Armed with chalk, Southwestern Law School students like Haley Pollock are drawing attention to the dangers of crisis pregnancy centers (CPCs) in their community—literally. Pollock and other activists are taking to the sidewalks and writing phrases like “End the Lies: and “Fake Women’s Clinic Ahead” in front of CPCs.
CPCs, which are often religiously affiliated and funded by anti-abortion extremists, purposefully mislead and deceive their patients, who are typically seeking out comprehensive health services, with medically inaccurate information in an effort to coerce them out of accessing a full range of services. CPCs lure in vulnerable patients by opening up in low-income communities and near high schools and community colleges—and sometimes even next-door to real abortion clinics—and publicly advertise using language like “Pregnant? Need Help?” while offering free diapers, pregnancy tests and ultrasounds to get people inside their doors.
“People are appalled when they learn about fake clinics,” Pollock said in an interview with California Healthline. She and other Southwestern students, motivated by a recent Supreme Court ruling which gave CPCs further license to manipulate and deceive their patients, are doing all they can to counter the misinformation.
The Court’s ruling this summer in NIFLA v. Bacerra struck down a law in California—the 2016 Reproductive FACT Act—that required CPCs to notify patients of state-funded health care options, including abortion care and STI screenings, and post signs alerting the public if they were not medically licensed facilities. Advocates across the country, motivated by the Court’s ruling, have stepped up their efforts in shutting down CPCs and raising awareness about their dangerous practices—utilizing pop-up alerts on mobile devices, bus-shelter ads and even billboards to warn women about the fake clinics in their communities.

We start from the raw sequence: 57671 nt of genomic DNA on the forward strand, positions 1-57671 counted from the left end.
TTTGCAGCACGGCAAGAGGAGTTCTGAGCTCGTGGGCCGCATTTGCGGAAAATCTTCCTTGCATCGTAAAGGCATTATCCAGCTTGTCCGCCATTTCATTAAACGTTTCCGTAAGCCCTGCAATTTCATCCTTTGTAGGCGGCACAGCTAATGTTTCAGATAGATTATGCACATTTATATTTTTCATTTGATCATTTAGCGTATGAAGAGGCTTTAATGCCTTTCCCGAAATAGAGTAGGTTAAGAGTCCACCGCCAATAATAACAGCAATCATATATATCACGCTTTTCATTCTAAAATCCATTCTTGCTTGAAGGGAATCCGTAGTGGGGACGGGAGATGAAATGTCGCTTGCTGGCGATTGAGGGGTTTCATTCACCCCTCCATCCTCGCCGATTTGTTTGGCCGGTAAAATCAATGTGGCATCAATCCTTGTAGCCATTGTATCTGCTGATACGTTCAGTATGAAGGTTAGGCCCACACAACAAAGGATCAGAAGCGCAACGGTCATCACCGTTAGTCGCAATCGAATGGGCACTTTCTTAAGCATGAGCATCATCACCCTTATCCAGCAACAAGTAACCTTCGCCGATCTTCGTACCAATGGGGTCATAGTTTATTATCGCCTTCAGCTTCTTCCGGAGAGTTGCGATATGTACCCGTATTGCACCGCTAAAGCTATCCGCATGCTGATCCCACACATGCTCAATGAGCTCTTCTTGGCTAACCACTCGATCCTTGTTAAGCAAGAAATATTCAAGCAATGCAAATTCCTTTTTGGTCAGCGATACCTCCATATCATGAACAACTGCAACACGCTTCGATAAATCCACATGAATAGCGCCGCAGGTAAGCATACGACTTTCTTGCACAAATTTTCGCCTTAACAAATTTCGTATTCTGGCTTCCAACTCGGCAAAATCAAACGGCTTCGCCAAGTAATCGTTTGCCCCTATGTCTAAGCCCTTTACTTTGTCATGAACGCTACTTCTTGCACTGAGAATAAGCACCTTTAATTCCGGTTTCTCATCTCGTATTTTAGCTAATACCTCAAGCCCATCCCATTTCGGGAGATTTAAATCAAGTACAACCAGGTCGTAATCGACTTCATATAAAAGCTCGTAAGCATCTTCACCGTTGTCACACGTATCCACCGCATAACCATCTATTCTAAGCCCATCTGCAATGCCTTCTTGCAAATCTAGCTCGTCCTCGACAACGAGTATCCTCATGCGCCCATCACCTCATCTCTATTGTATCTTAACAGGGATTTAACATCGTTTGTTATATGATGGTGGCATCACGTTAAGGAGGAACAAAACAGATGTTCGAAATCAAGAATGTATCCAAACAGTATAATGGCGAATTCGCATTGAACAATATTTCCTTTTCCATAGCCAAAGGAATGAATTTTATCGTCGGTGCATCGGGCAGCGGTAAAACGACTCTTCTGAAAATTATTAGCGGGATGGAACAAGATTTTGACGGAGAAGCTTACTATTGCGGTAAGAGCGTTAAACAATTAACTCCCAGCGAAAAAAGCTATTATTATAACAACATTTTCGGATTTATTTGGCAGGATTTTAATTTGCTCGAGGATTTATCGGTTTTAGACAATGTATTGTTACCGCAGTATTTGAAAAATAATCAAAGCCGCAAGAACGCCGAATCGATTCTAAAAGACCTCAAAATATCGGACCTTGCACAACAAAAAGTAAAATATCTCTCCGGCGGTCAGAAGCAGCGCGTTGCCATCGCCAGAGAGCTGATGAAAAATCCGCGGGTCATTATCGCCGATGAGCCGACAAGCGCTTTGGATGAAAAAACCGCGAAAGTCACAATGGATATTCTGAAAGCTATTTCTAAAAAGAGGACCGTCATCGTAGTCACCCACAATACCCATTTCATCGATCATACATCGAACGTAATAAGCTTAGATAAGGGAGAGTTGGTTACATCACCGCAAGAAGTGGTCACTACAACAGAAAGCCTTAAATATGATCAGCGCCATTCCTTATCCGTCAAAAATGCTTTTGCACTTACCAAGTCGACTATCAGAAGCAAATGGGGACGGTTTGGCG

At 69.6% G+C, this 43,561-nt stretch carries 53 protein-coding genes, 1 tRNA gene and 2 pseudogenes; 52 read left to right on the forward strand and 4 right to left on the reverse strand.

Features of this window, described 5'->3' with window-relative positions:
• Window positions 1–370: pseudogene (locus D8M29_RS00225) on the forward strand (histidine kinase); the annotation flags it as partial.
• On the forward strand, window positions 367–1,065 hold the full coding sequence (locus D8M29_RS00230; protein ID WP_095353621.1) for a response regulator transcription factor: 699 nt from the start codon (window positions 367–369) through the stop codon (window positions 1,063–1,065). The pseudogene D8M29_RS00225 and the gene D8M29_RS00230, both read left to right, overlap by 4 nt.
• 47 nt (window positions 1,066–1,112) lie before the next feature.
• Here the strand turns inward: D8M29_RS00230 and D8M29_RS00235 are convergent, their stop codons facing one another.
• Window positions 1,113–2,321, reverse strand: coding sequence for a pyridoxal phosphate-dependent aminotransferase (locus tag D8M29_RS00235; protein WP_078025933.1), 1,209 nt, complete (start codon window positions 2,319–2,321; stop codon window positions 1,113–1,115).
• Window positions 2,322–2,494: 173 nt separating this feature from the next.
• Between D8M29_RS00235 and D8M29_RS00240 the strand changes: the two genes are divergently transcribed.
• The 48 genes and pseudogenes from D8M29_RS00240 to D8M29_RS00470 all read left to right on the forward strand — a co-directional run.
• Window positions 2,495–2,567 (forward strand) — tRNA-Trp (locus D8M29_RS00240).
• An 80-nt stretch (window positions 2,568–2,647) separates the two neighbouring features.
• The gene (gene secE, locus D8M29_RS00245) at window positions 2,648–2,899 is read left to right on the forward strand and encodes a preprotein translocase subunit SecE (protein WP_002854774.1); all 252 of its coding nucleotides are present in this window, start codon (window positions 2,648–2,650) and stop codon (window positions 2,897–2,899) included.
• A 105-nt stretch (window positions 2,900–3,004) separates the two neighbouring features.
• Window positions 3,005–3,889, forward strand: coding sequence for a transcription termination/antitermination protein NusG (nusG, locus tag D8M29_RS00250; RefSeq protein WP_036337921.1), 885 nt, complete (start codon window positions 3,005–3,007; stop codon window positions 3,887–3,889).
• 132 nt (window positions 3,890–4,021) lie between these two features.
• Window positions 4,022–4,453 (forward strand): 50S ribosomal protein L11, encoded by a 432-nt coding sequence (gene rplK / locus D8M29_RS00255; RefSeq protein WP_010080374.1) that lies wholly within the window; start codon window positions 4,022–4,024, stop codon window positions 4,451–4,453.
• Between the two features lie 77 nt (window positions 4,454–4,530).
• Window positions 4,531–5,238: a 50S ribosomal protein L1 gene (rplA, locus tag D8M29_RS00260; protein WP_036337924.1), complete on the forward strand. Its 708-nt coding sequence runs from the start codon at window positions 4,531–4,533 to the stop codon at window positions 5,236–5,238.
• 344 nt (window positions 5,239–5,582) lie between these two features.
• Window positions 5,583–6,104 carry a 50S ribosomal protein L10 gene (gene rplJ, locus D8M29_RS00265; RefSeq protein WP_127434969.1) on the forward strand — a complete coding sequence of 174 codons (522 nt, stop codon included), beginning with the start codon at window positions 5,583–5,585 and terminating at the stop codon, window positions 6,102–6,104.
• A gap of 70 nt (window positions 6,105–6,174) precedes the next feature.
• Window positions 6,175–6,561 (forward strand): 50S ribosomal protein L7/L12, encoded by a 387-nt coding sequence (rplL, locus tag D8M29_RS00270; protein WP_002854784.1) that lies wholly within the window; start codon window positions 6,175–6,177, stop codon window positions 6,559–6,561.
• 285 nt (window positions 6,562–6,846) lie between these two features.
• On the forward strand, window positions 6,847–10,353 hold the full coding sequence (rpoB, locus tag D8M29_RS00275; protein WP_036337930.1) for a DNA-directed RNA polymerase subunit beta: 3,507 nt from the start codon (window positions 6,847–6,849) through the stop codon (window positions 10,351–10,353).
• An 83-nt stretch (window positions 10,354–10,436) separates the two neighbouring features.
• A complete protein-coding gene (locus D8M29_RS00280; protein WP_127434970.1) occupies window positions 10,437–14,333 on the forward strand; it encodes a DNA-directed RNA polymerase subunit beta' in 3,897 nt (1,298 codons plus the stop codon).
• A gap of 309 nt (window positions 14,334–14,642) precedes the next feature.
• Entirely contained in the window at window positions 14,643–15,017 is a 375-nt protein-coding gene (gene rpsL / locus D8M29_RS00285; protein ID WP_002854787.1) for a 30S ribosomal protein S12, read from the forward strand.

“At this point our only tool is information,” Nourbese Flint, a program manager at Black Women for Wellness, told California Healthline. “We’re using ads to expose them and to let our communities know that these catfish clinics are out there.” Her group is investing approximately $15,000 to display bright-pink posters that show young black women next to messages reading “Catfished by a Clinic?” and “Stop Fake Clinics.” Similar ads have been scheduled to appear on buses and in bus shelters in south Los Angeles. Black Women for Wellness is also sponsoring pop-up ads for mobile phone apps that link people to more information on CPCs, which they estimate will reach approximately 250,000 people in San Bernardino, Riverside and Sacramento counties.
In New York City, an ordinance necessitates pregnancy clinics to post a sign if they’re not licensed—but according to Aviva Zadoff, the director of advocacy at the local office of the National Council of Jewish Women, many people fear that the ordinance will be challenged given the new California precedent. NCJW has created the “Pro-Truth” campaign which maps out fake clinics in New York City with plans to distribute brochures and flyers at community centers and colleges. “We’ve learned that we can’t rely on laws and policies,” Zadoff said. “We as advocates have to work hard to educate each other and do what the law won’t do to protect women.”
Students like Pollock, however, reacted to NIFLA by planning to paint the streets at night, guerrilla-style, so neighboring residents would see the powerful messages in the morning. The activists often remain near the CPCs after their work is done, toting signs and engaging in friendly conversations with locals. Pollock confirmed that these activists “abide by existing laws and do not harass or block patients.” Although an individual once called the police on Pollock and her group, she mentioned that the majority of folks are receptive to their messages.
The ruling, Pollock said, “inspires us to work harder, faster, more visibly than we were before.”